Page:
You’ve created several picture books with Sally Morgan. Could you tell us about your work together?

Ambelin with her creative family
So, Sally is my mum. I’ve also done books with my two brothers, Blaze and Zeke, and the four of us have written together as a family. We’re all authors and artists, and we always give each other an honest opinion – sometimes this results in one of us storming off (usually me or Zeke, we’re both excellent stormers).

Generally, once we’ve had a chance to think about the criticism we come creeping sheepishly back and agree that yes, actually, that particular portion of the narrative (which we were previously so proud of) does indeed need more work.

I think from the outside our working process probably looks chaotic; we all talk at the same time and over each other; generally, the person with the best story gets to hold the floor until they get boring and someone else interrupts. If you want a place in the conversation in my family, you have to be prepared to earn it.

What can your readers look forward to next?

I’m working on three YA novels right now, but the one I’ll finish first is a book I’m writing with my brother Zeke.

It’s a mystery with fantasy elements that’s told from the perspective of three Indigenous female protagonists. It’s been a difficult book to write in places because terrible things happen in it, but its ultimately a story about the power of young Indigenous women and how they find their way home.

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2. Book Trailer: Teen Frankenstein by Chandler Baker

Compiled by Cynthia Leitich Smith
for Cynsations

Check out the book trailer for Teen Frankenstein by Chandler Baker (Feiwel & Friends, 2016). From the promotional copy:

High school meets classic horror in Teen Frankenstein, Chandler Baker's modern re-imagining of Mary Shelley's gothic novel.

It was a dark and stormy night when Tor Frankenstein accidentally hits someone with her car. And kills him. 

But, all is not lost―Tor, being the scientific genius she is, brings him back to life...

Thus begins a twisty, turn-y take on a familiar tale, set in the town of Hollow Pines, Texas, where high school is truly horrifying.

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3. Author Interview: Monique Gray Smith on My Heart Fills With Happiness & Advice for Beginning Writers

By Cynthia Leitich Smith
for Cynsations

Today I'm honored to feature Monique Gray Smith, "a mixed heritage woman of Cree, Lakota, and Scottish descent" and the author one of my favorite new titles--my official go-to gift book for 2016.

What put you on the path to writing for young readers?

I never set out to write for young readers and to be honest, I never saw myself as a writer.

When Tilly: A Story of Hope and Resilience first came out, it was marketed to adults, but then it won the Canadian Burt Award for First Nations, Métis and Inuit Literature.

This award sends 2500 copies of the winning book to schools and programs across the country, and all of a sudden, Tilly was in the hands of young people, in schools, classrooms and friendship centres and it became a YA book.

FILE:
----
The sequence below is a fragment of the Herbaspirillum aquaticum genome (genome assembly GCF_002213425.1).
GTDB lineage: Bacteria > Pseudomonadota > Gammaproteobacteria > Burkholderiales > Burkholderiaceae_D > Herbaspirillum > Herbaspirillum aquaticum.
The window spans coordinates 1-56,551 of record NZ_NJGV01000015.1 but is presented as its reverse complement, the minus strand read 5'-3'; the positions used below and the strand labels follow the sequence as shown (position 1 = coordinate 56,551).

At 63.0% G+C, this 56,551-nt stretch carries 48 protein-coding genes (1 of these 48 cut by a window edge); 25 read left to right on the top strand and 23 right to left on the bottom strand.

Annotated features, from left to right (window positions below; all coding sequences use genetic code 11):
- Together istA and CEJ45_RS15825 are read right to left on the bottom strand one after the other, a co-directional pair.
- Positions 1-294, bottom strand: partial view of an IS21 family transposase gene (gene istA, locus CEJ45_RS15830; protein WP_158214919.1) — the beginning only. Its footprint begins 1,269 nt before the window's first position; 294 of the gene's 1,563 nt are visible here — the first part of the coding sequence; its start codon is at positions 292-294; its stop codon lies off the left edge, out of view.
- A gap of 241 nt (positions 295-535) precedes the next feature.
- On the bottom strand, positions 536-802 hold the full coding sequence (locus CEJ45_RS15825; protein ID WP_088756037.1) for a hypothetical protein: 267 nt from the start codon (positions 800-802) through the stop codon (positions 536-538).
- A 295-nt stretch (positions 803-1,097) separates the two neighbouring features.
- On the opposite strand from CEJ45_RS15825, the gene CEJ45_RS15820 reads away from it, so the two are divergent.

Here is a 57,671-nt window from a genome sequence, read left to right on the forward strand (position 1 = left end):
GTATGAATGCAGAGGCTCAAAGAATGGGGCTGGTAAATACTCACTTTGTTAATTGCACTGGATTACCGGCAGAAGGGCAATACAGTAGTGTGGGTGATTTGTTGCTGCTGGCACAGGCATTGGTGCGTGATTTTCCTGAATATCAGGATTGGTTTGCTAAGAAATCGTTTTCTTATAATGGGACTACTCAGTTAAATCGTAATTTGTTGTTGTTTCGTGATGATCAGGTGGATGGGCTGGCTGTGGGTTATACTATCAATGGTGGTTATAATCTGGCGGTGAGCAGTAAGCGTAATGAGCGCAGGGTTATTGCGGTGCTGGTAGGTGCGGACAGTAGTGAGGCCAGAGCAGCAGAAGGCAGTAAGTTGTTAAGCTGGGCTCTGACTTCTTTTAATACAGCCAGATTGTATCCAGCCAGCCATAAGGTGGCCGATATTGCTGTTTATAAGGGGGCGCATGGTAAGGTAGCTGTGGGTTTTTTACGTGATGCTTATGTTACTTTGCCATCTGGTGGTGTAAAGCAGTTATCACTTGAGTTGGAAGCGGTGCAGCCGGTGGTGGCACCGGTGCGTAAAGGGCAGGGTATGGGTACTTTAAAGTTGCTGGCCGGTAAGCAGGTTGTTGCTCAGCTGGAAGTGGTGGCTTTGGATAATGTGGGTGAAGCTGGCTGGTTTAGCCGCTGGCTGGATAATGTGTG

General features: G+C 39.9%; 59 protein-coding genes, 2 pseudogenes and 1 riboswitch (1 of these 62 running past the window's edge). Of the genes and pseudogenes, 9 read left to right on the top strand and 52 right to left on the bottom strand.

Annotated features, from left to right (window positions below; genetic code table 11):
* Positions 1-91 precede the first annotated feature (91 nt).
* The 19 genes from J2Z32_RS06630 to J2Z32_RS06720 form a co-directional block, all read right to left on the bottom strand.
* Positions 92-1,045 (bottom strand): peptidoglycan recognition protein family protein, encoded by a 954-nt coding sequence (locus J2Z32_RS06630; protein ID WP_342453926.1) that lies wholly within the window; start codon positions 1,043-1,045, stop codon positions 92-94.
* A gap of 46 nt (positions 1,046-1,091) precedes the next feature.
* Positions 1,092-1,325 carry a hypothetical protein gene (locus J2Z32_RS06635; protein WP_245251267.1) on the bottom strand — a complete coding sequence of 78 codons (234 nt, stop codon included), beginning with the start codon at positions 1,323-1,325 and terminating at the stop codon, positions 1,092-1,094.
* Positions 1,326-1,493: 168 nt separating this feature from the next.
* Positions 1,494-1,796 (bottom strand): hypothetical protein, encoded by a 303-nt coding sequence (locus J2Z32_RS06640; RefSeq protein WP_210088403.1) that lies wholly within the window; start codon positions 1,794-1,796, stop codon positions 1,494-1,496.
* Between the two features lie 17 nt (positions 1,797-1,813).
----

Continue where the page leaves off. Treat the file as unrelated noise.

Congratulations on the release of one of my favorite new titles, My Heart Fills with Happiness, illustrated by Julie Flett (Orca, 2016)! What was your original inspiration for this title?

Thank you for your kind words about My Heart Fills. Working with Julie was a true privilege. We spoke on many occasions about the message and illustrations; it was a beautiful collaboration.

My Heart Fills with Happiness was inspired when I was facilitating a workshop on our history and resilience at an Aboriginal Head Start program.

At lunch, the children joined us and I witnessed a Kookum (Grandma) sitting in her chair and her grandson came running over to her. He stood in front of her and she took his face in his hands and his whole body changed. His shoulders went back, his chin came up and his eyes lit up.

What I saw was the way she looked at him with such love filled his heart with happiness. This got me thinking about what fills my heart and our hearts as human beings. A couple weeks later, I was visiting with five of my dear friends and as we were talking, the book came.

Literally, in one quick write, it was done. Only one line has been changed. My next children's book, called You Hold Me Up has also been inspired by Aboriginal Head Start. This is such a powerful program in our country and now has been running across our country for over 20 years and has 50,000 graduates. Culture and Language as well as Family Involvement are two of the six components of this program and as a result it is a significant aspect to the healing of Residential Schools in Canada.

What were the challenges between spark and publication, and what lessons were learned along the way?

This book was a gift from the Ancestors, I know that with every fibre of my being, Cynthia.

Her first book!
As I said above, there was only one line change and in the end there were three publishing companies that wanted to purchase it.

There were some miscommunications with the design between myself and Orca Publishing and as a result I think we have both learned the importance of ensuring connection throughout the project.

I know that this is a new way of relationships between author and publisher, but in these times of reconciliation, it is critical we work together instead of the publisher having all the power and decision making.

What did Julie Flett’s illustrations bring to your text? (Full disclosure: I'm a fan.)